When We First Broke the Bonds of Earth: The Story of Apollo 8

On Christmas Eve, 1968, three humans in the cramped Apollo 8 command module slingshot around the moon. They were the first human beings ever to be in the gravitational sphere of influence of another celestial body. While in lunar orbit, the astronauts recited the first 10 verses of Genesis 1, and Commander Frank F. Borman II ended the message to earth by saying, “And from the crew of Apollo 8, we close with good night, good luck, a Merry Christmas and God bless all of you—all of you on the good earth.”

The decision to launch Apollo 8 may well have been the most ambitious and dangerous of the entire lunar program. And it had broader cultural significance because humans would never see their own world in the same way—our delicate planet was but a tiny azure-and-white life-bearing drop in the expanse of space.

The tragic Apollo 1 cabin fire during a test in January 1967 led to the deaths of three astronauts. They were training in the command module, and an electrical fire, abetted by an oxygen-rich capsule atmosphere, quickly burned and asphyxiated the astronauts. Their deaths threatened to delay the lunar landing to beyond 1970, the deadline set by President John F. Kennedy several years before.

The command module, which the astronauts would live in during their flight to and from the moon—and in which the pilot would live in orbit while the astronauts were walking on the moon—had to be extensively redesigned and rebuilt for safety by North American Aviation. In the meantime, Grumman Aircraft was designing the lunar lander, a tricky prospect. In space flight the important issues are mass, mass, and mass—how to reduce it. The lunar module had an angular appearance because so much was cut from it in order to reduce the mass. Seats and most windows—gone. In some places the skin of the lunar lander was just 0.015 inches thick, about the thickness of a soda can. Construction of the lunar lander was behind schedule, but the redesigned command module was completed and ready for flight.

The manager for the Apollo Spaceflight Program Office was George Low, an immigrant from Austria. Low was an engineer as much as an administrator, and in many ways Apollo 8 is his story, though it is not well known today. The astronauts trusted his judgment explicitly―it was his tireless effort that made the Apollo 8 circumlunar mission possible. Originally the Apollo 8 mission was to test the docking of the lunar lander to the command module in earth orbit. But the lander wasn’t ready. Few were thinking about a flight to the moon.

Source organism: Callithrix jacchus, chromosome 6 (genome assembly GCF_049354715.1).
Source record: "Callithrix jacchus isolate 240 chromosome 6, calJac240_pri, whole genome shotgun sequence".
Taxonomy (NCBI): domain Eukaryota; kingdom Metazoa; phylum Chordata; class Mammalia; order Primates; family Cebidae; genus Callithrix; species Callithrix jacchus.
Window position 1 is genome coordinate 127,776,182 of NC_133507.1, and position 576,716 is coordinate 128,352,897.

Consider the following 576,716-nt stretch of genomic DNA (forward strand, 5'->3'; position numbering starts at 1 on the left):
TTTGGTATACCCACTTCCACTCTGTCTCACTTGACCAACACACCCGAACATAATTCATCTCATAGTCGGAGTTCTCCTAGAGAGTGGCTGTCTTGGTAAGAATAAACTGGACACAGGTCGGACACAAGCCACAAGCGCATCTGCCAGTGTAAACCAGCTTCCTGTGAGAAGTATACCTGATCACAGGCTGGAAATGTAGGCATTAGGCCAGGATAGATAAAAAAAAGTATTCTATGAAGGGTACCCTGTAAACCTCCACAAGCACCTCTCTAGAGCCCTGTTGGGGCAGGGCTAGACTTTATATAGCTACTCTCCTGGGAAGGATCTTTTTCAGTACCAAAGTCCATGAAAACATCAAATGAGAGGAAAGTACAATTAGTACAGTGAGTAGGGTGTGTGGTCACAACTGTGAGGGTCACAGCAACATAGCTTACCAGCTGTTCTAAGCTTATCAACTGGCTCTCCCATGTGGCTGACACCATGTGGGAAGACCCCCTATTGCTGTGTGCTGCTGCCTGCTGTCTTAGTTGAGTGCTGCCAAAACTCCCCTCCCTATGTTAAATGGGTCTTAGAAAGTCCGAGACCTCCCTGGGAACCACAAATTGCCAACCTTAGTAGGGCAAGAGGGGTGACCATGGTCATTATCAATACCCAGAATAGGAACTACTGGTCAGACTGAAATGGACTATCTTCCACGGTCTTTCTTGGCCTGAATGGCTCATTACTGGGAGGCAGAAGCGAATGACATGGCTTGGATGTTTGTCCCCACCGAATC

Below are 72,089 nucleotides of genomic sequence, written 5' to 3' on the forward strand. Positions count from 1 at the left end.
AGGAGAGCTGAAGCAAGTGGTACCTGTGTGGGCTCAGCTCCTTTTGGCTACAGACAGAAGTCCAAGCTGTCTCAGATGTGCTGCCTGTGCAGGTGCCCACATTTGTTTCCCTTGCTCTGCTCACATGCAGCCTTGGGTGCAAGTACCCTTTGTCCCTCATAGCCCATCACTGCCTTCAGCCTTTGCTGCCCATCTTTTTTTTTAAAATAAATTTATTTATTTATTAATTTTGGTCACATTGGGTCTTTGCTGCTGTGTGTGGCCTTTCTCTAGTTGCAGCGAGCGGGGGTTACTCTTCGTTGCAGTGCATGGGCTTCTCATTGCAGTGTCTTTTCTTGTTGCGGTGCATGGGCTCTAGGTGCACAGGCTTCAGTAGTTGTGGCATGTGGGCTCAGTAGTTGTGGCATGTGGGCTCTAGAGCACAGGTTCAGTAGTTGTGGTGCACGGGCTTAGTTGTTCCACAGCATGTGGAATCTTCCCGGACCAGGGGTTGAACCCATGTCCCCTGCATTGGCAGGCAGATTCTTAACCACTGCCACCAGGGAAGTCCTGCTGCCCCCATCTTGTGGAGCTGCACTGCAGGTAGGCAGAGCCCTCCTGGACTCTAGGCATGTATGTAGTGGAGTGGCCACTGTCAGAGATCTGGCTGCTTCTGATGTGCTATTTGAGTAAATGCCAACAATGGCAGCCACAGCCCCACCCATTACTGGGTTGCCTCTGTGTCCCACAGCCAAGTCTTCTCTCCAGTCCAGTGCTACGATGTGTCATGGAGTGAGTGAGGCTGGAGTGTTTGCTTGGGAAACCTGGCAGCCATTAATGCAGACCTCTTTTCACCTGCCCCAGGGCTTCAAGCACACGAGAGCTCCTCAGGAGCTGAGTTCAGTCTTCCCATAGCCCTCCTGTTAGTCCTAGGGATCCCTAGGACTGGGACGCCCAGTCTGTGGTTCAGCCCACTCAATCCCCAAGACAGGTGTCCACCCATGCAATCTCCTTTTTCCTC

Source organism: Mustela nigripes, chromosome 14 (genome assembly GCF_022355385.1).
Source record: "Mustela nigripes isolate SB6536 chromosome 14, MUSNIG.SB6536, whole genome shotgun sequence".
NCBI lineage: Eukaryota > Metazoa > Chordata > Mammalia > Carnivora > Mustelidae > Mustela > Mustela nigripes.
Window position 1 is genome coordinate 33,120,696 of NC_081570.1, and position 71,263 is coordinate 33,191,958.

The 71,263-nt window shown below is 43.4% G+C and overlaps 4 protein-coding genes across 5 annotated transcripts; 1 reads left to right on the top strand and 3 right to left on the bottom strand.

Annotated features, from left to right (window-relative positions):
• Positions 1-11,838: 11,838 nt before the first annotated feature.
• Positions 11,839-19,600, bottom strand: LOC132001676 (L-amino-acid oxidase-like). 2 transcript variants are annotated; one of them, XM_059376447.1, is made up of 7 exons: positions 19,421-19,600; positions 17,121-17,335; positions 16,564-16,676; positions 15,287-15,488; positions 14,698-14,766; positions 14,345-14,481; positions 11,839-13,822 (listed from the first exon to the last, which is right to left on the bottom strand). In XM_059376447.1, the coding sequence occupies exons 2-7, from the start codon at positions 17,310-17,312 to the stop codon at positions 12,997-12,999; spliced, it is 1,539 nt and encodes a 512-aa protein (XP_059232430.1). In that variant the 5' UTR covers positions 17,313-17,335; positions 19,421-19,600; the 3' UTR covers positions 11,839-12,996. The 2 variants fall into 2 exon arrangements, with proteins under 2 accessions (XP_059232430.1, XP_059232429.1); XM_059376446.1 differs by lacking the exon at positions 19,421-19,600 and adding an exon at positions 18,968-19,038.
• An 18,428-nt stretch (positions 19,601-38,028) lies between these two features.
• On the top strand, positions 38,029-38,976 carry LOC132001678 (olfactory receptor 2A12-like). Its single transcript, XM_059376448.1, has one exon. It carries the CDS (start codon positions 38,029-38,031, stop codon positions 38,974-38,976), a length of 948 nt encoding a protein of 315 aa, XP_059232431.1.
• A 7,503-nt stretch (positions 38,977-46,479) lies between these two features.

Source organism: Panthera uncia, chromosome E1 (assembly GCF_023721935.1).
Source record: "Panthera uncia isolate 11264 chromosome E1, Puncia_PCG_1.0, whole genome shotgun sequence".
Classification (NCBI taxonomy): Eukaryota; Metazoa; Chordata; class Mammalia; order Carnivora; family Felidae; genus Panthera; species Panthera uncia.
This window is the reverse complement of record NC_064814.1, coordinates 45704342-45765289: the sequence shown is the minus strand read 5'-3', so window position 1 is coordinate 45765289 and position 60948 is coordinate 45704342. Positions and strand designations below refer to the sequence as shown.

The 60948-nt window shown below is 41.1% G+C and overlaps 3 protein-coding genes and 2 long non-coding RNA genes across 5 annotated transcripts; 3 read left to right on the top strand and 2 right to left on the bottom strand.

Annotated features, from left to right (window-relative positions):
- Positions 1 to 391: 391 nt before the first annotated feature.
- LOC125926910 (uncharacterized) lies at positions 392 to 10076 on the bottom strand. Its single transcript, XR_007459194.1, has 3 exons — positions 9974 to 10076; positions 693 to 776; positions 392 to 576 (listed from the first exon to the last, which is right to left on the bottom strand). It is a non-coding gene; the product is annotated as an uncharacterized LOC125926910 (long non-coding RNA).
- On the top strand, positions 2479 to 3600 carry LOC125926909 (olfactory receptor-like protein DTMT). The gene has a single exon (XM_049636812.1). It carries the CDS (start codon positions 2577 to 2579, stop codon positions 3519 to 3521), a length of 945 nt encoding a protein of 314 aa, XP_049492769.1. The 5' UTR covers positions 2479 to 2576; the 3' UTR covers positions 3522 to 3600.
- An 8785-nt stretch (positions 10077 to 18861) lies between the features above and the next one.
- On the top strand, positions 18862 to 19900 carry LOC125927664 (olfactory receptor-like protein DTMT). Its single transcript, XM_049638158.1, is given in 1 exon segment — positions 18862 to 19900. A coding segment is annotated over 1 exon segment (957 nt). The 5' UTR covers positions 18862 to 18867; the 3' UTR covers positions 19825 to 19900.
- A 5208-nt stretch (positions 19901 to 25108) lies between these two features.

But George Low was. In August 1968, Low pressed NASA for an ambitious mission all the way to the moon to test the command module, but without the lunar lander. In one shot we went from low-earth orbit all the way to the moon.

As Commander Frank Borman, James Lovell, and William Anders lifted off from Cape Canaveral December 21, 1968, they knew they were on a dangerous mission. Two and a half hours into the mission, they heard from Michael Collins, the CAPCOM: “Apollo 8: You are GO for TLI” (trans-lunar injection). The third-stage engine-burn commenced on time, accelerated the command and service modules to over 23,000 mph, and over two days later the astronauts reached the gravitational sphere of influence of the moon. They had truly left earth.

Fifty years have gone by and most of the Apollo astronauts are dead. But they accomplished what their country had tasked them to do. At that point we knew we would put boots on the moon before the Soviets did. Their visionary rocket genius Sergei Korolev was dead; their massive five-stage N-1 rocket had blown up four times. Some of those who worked for NASA saw Apollo as providing an impetus for space exploration. But many didn’t. William Anders saw his duty to beat the Russians to the moon. In the end, that mission is what supplied the funding for the Apollo program.

Apollo had political aims and was not primarily about space exploration. It was a non-violent battlefield in the Cold War, a test of geopolitical will that the United States ultimately won. Though public approval of the ambitious program generally didn’t exceed 50%, the Apollo program was briefly popular after Apollo 11, when Armstrong and Aldrin landed on the moon. It was a magnificent achievement―you’d have to be dour and sour not to be in awe of it. But NASA consumed 4.4% of GDP and it grated on a lot of people―conservatives and liberals alike―to spend that much. Now NASA spends just 0.5% of the national budget.

Many who saw Apollo as ushering in a new era of human space exploration have been disappointed. This writer is one of them. As a seven-year-old, I considered the live broadcasts of the Apollo 8 mission one of the best Christmas presents I ever got, and I remember it vividly. But there is a new class of entrepreneur, like Elon Musk and Jeff Bezos, committed to sending humans into space. Each has a different vision. But it’s their vision, and they don’t care too much about public opinion. In January 2019, SpaceX will conduct a demonstration flight of its new capsule, Dragon 2, which will loft from Cape Canaveral atop a Falcon 9 Block 5 booster. Dragon 2 is human-rated, and soon it will ferry astronauts to the International Space Station. It has been over seven years since America could launch a human being into space. Perhaps the drought will be over soon.


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Glenn Marsch

Glenn Marsch

Dr. Glenn A. Marsch is a professor of physics at Grove City College where he teaches physics and an innovative course, Studies in Science, Faith and Technology. He is a contributing scholar with The Center for Vision & Values. During a sabbatical in 2013, he was a visiting research professor in the department of Biochemistry at Vanderbilt University.

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